Despite all these observations, the pursuit of national economic growth—measured by growth in GNP—has been the common goal of national policy throughout the world, over many decades. The conventional development paradigm continues to argue that the creation of monetary wealth is the key to development. According to that viewpoint, it is this wealth which will provide us all with a higher standard of living. It is this wealth which will allow us to invest in new, more efficient technologies. It is this wealth—man-made capital—which can substitute wherever necessary for the losses of natural capital which are increasingly visible around us.
The same economic wisdom contends that the paradigm of global economic growth is the only way for poorer countries to develop. Arguing that 'rising tides...raise all boats',19 economists see growth in the rich North as the best and probably the only way to alleviate Southern poverty. The 'trickle-down theory' of economic progress thus provides intellectual support for the translation of the consumer society into a global vision.
In reality, the conventional pursuit of economic wealth has failed to prevent increases in both relative and absolute poverty. The United Nations Environment Programme has estimated that the income disparity between the richest and the poorest 20 per cent of the world's population doubled between 1960 and 1990, while absolute per capita incomes in sub-Saharan Africa (for example) fell by almost 20 per cent during the 1980s.20
In fact, conventional economic development has failed to provide equitably for human needs even within the industrial nations. Problems of poverty in industrialised countries worsened during the 1970s and 1980s, according to the World Resources Institute, with the mean income of the lowest 20 per cent of the population in the United States falling by over 3 per cent between 1970 and 1990.21 Figure 30 has shown the rapid changes in relative poverty experienced during the economic boom of the 1980s in Britain.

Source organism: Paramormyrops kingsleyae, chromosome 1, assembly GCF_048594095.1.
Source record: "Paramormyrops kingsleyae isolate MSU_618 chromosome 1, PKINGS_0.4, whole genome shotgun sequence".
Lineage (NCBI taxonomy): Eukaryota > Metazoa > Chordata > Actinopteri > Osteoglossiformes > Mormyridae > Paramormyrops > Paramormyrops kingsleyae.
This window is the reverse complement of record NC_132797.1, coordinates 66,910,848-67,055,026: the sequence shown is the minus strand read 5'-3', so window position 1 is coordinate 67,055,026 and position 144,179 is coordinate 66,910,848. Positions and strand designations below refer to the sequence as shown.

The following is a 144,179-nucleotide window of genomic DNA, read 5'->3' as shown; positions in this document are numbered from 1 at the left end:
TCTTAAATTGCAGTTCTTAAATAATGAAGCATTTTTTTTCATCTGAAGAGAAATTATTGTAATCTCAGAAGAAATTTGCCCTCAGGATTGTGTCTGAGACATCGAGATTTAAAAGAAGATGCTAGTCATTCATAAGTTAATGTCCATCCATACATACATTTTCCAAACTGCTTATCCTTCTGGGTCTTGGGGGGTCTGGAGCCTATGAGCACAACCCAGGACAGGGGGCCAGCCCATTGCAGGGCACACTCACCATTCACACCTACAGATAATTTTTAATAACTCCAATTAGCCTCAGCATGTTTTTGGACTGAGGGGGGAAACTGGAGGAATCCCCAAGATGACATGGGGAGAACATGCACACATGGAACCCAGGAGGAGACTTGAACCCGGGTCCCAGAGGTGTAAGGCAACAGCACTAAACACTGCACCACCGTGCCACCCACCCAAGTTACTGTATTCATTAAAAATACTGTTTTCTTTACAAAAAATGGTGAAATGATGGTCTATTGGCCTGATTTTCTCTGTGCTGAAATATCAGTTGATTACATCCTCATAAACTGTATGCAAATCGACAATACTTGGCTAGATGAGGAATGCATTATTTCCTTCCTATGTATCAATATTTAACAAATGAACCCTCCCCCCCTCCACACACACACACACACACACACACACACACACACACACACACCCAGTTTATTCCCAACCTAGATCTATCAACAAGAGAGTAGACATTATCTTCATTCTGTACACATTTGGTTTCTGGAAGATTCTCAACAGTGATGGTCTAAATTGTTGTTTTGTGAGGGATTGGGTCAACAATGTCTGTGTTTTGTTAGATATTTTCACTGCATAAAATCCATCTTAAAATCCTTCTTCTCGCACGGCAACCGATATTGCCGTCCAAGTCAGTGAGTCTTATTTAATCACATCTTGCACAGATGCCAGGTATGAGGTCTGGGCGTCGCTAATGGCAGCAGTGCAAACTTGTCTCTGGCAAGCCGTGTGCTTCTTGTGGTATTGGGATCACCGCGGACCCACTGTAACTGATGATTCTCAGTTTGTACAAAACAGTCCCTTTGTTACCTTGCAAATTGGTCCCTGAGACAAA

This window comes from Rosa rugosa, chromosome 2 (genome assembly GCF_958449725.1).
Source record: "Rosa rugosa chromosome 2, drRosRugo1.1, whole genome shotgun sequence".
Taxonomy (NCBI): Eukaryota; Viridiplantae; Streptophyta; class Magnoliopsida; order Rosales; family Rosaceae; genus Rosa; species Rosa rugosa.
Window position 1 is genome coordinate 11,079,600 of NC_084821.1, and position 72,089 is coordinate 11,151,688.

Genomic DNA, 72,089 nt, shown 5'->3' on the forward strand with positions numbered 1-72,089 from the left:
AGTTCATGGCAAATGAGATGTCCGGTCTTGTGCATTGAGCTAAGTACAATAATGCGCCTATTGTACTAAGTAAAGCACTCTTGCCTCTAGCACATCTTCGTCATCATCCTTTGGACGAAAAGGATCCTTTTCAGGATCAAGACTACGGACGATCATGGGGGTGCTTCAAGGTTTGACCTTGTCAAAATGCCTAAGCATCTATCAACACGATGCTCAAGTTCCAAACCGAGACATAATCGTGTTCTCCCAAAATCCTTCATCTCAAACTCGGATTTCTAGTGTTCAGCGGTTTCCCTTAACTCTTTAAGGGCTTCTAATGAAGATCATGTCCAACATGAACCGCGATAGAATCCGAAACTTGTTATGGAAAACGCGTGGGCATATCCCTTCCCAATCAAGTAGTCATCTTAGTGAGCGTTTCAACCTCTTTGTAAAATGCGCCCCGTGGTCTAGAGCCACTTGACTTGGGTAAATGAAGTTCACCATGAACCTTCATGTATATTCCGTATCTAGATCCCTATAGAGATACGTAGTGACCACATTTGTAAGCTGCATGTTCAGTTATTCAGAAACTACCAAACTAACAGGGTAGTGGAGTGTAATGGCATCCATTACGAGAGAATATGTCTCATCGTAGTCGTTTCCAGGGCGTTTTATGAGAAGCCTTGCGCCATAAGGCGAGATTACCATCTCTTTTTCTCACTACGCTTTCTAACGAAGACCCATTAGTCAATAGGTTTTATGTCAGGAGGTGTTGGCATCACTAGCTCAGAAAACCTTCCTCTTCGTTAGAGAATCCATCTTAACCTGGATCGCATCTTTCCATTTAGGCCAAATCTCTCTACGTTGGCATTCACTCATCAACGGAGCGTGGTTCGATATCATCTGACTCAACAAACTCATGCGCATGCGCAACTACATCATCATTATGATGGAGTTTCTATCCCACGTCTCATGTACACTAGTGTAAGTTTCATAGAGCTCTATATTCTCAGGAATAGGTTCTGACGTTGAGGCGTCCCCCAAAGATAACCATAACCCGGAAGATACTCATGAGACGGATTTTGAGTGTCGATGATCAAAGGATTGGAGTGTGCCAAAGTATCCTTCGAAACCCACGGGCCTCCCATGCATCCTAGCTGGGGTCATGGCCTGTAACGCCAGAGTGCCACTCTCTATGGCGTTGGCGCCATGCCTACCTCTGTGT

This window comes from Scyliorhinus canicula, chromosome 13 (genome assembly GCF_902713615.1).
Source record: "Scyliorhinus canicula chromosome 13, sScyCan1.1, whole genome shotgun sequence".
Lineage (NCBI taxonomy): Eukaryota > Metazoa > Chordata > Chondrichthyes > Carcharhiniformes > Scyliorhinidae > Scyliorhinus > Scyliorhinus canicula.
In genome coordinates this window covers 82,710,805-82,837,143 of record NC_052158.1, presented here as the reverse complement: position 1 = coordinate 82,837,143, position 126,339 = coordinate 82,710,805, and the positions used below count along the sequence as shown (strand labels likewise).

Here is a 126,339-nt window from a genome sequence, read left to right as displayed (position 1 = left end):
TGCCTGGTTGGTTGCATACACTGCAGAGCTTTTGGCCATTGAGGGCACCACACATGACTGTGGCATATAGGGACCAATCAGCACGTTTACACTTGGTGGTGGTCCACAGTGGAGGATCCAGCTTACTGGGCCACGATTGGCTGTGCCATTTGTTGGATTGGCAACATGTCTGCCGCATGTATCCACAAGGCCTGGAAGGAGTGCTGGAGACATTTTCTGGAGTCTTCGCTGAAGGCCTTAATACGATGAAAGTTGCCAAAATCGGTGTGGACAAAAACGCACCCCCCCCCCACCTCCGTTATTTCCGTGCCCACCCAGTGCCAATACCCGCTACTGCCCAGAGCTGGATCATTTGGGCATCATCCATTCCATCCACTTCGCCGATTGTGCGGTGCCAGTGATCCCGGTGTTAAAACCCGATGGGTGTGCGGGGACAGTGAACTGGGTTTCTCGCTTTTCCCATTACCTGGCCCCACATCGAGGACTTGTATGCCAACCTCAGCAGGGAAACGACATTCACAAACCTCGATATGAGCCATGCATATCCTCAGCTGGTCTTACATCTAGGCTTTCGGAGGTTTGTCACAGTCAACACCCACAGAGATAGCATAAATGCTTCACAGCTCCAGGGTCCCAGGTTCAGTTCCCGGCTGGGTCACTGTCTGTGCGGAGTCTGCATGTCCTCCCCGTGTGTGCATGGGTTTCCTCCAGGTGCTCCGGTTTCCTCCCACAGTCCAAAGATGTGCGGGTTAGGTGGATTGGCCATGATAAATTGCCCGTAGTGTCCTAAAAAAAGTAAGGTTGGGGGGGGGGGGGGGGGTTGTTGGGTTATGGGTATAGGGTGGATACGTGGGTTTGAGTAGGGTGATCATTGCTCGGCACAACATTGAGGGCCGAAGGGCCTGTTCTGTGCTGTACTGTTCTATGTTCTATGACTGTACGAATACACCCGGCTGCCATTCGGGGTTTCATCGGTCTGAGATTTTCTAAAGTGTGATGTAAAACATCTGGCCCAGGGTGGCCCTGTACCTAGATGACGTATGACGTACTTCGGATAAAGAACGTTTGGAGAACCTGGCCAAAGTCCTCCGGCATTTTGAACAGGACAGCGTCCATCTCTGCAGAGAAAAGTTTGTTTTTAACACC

So what is the truth of the matter? Has economic growth made us worse off, or has it made us better off? Should we pursue it, or should we avoid it? How are we to make sense of the contradictory evidence we are faced with? On the one hand, economic development seems to have lifted us out of Boltzmann's desperate 'struggle for existence'. On the other hand, it has delivered untenable environmental impact, unsustainable resource depletion, and rising levels of systemic unemployment.22
There is no simple resolution to this dilemma. The complexity of the situation, and the extent to which we are embedded in it historically and socially, suggest that we will find no miracle cure, no simple palliative, no one-word answers to the problem. In a sense we have come full circle. This is almost exactly the dilemma which I outlined in Chapter 1 of this book; So maybe we should not be surprised that we have returned to it. What is perhaps remarkable is that the most advanced, most extensive and most accepted pattern of social organisation in human history should so self-evidently have failed to solve this dilemma for us. The industrial economy, as we have come to know it, is as much a part of the problem as it is a part of the solution.
This is not to say that the industrial economy itself is necessarily bankrupt. Even if the social and economic system we have come to accept as the norm proves to be unsustainable and inappropriate in the longer term, the reality is that for the time being at least we have to operate within it. In those circumstances, any strategies at all which can move us in the direction of a solution are at a premium.
Much of this book has been devoted to presenting options for reducing the material intensity of human activities. Many of those options are broadly technological and economic in nature. Is it possible that we could use the existing system to pursue these strategies? The answer is surely yes. Some institutional changes might be needed.
Profitability in such a revision would have to be based on something other than the volume sale of material goods. But the vision of a new service economy offers an exciting avenue for commercial development. Almost certainly, this process would buy us the time in which to devise a more appropriate framework for human development than the one which has presided over the economic, social and environmental crises we face today.
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